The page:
the eight performers that took
the court against the Boilermak-
ers in the season's finale, only
Skala graduated.
* * *
HEADING THE returning let-
termen is diminutive Doug Law-
rence, captain-elect from St. Paul,
Minnesota. Lawrence, who stands
.only 5-8, ranked fourth among
Michigan scorers with a 22-game
output of 147 counters. She flashy
left-handed senior cavorts at one
of the guard posts.
At the other backcourt posi-
tion is deadeye Eaddy, a sure-
shooting cophomore from Grand
In his freshman year of varsity
play, Eaddy rifled in 188 tallies to
place third among the Wolverine
point-getters. Eaddy's specialty is
a two-handed set-shot from way
* * *
MEAD, A 6-7 giant center from
Bay City, showed great promise
while competing at the forward
and center spots. He netted 238
scores to finish twenty behind
Skala, the team's leader.
The lanky pivot operator likes
to use a one-handed push shot.
He's also quite adept from the
foul line, having led his team-
mates with 76 charity tosses last
Plucky Ray Pavichevich is
another returning letterman who
will see plenty of action. This 5-11
sparkplug out of East Chicago,
Ind., played- in the forward and
guard positions and banked in 98
scores for the 1952 campaign.
A DUO OF top-performers de-
clared ineligible in the middle of
the year should bolster the Wol-
verine aggregate. These are Hoos-
ier hustlers Bob Jewell and Ralph
Competing in 14 contests, the
6-5 Jewell was a real crowd-
pleaser. This well-packed cen-
ter notched 57 scores and was
especially adept with a right-
handed hdok shot.
Letterman Carl Brunsting, for-
ced out at mid-season with a bro-
ken arm, sophomores Bob Topp
and Jerry Stern, junior Syd Cook,
and senior Jack (Legs) Levitt pre-
sent a powerful bench for the new
Michigan mentor, who will be
shooting for the Maize and Blue's
sixth Western Conference cage

Bill Perigo, successful coach at
Western 'Michigan College, has
been chosen to guide the Wolver-
ine basketball quintet this win-
Perigo, an exponent of the fast
break, replaces Ernie McCoy who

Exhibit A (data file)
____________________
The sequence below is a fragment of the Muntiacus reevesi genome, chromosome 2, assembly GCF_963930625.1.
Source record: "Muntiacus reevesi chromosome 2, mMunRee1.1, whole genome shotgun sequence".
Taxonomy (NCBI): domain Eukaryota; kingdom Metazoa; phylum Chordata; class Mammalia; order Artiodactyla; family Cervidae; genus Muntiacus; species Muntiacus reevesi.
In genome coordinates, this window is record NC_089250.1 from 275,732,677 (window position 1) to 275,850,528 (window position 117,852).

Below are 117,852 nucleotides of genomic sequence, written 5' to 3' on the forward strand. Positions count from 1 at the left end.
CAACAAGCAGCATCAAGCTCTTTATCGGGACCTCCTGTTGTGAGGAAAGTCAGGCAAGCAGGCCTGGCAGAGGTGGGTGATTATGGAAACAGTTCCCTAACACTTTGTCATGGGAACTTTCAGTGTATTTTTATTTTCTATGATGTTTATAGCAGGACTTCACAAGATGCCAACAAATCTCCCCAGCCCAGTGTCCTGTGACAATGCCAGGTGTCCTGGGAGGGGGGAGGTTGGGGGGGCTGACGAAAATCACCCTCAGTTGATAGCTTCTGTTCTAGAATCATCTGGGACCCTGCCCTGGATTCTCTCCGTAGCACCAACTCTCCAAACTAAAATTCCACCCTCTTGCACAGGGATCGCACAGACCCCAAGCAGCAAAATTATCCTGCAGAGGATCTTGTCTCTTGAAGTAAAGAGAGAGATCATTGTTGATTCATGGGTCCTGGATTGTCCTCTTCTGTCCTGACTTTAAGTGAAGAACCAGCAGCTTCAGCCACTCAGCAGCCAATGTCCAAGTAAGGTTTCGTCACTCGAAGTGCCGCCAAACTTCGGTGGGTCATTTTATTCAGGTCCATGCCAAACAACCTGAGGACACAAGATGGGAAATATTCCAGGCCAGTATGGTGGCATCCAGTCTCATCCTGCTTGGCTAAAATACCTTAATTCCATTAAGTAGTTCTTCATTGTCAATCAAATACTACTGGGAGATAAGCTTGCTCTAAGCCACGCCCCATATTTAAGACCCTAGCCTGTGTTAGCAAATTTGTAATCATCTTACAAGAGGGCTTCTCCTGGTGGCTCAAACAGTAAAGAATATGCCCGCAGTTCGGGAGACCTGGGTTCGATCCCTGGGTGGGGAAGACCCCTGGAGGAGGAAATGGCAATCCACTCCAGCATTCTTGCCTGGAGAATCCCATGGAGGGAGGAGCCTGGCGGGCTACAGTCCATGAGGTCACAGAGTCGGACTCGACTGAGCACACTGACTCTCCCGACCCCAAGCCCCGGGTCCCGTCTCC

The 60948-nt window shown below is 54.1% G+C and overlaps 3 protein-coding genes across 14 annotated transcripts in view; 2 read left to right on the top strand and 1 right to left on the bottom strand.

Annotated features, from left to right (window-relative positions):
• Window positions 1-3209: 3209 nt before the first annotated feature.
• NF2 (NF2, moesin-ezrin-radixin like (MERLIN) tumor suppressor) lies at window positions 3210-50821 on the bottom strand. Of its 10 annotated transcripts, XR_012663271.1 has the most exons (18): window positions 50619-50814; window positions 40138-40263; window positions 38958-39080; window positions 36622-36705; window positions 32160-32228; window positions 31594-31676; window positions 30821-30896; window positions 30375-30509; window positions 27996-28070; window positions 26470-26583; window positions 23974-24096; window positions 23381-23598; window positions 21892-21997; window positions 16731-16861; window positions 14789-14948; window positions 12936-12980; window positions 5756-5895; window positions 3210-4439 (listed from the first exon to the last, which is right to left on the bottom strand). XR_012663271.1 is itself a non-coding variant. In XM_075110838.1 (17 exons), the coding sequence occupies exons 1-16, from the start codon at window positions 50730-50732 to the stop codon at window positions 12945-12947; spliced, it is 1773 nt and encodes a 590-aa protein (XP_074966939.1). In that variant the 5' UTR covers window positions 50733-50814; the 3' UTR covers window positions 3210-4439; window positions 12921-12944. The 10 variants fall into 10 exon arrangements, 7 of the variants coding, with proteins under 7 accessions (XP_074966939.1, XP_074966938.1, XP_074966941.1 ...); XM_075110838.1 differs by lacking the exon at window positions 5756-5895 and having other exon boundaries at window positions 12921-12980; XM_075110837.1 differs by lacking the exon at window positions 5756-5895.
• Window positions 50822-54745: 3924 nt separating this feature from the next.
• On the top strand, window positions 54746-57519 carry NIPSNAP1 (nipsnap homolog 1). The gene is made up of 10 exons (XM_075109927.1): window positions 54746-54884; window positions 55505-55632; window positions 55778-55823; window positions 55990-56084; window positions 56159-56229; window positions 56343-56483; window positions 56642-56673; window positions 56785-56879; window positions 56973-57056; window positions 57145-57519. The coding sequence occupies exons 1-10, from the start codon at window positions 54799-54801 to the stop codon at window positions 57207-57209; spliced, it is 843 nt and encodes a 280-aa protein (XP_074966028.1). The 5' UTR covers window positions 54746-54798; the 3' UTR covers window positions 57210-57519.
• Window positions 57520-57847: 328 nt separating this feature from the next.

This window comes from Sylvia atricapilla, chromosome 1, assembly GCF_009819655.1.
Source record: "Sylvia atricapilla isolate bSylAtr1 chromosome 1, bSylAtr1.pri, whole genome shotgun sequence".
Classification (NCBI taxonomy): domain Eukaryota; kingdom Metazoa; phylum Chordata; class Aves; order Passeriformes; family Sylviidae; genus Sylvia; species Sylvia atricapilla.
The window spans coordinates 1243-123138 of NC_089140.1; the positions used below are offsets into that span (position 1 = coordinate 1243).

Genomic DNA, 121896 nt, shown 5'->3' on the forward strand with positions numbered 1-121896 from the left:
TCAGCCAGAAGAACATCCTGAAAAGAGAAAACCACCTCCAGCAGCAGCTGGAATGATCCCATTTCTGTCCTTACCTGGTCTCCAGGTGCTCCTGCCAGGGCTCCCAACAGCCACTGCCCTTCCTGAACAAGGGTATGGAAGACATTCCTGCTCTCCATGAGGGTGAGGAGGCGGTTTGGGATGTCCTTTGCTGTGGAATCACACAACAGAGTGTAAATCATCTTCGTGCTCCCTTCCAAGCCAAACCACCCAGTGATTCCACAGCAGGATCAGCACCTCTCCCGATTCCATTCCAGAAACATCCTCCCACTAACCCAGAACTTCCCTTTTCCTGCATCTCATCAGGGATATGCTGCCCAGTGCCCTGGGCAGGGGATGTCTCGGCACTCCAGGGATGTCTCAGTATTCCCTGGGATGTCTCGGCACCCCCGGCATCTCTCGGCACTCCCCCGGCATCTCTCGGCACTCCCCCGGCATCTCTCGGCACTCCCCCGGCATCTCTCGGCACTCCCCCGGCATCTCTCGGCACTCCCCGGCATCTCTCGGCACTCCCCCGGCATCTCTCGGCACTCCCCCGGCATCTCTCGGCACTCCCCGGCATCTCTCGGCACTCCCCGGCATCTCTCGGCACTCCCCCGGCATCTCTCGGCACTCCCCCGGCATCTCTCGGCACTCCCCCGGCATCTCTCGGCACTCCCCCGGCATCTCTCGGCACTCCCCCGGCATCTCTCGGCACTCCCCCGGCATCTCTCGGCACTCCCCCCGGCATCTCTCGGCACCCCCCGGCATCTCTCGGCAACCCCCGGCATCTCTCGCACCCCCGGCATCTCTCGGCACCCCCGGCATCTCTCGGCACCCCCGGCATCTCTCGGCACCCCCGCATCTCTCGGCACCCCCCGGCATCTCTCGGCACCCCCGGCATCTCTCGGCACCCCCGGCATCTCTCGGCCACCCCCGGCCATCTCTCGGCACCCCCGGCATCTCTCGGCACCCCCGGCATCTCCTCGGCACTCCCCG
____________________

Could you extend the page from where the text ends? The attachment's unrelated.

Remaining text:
is now directing the athletic pro-
4 gram at Pennsylvania State Col-
SERVING THE new mentor as
assistant coach is Matt Patanelli,
Well-known' olverine athlete of
the mid-thirties. Patanelli acted
in the same capacity at Western
Michigan where he also helped
tutor football and baseball.
Another former Michigan ath-
lete and member of the coach-
ing staff, Dave Strack, remained
to assist Perigo.
Unlike McCoy, who was also as-
sistant athletic director to H. O.
(Fritz) Crisler and head football
scout, Perigo will devote full time
to the University's basketball prob-
lems on t he Yost Fieldhouse'hard-
w o o d., ,
PERIGO'S record as a coach of
high school and college hoop
teams is excellent and Michigan
fans are looking forward to the
end of two decades of almost con-
tinuous losing seasons.
A native of Lebanon, Ind.,
Perigo attended high school at
Delphi, Ind. and college at West-
ern Michigan. He was an out-
standing athlete at both insti-
After graduation with a BS in
physical education, Perigo coach-

ed the Markelville, Ind. high school
quintet for two years and then
moved to Benton Harbor, Mich.
where he succeeded Bill Orwig,
now a Michigan football coach.
* * *
IT WAS IN Benton Harbor that
Perigo made a name for himself
as a cage mentor. In his 13 years
there his teams won the South-
west Conference title seven times,
played in the state finals three
times and won the Class A cham-
pionship once. His record during
that span was 122 wins and 64
n 1949 he moved up to West-
ern Michigan and his success
continued at the Kalamazoo
school. In three years of col-
lege competition his teams won
42 and lost 29 games. Last win-
ter his squad tied for the Mid-
America Conference crown and
the previous year it was run-
Patanelli, an eight-letter :man
in baseball, football and basket-
ball, captained the Michigan foot-
ball team of 193. He was named
to the Western Conference's sec-
ond team as an end.
As a forward and guard on the
3asketball teams of 1935, '36, and
'37, Patanelli was popular with the
fans. His aggressiveness was evi-
dent on the court, also, and he
often fouled out. He paced Coach
Frank Cappon's team to third
place in the Big Ten in 1937.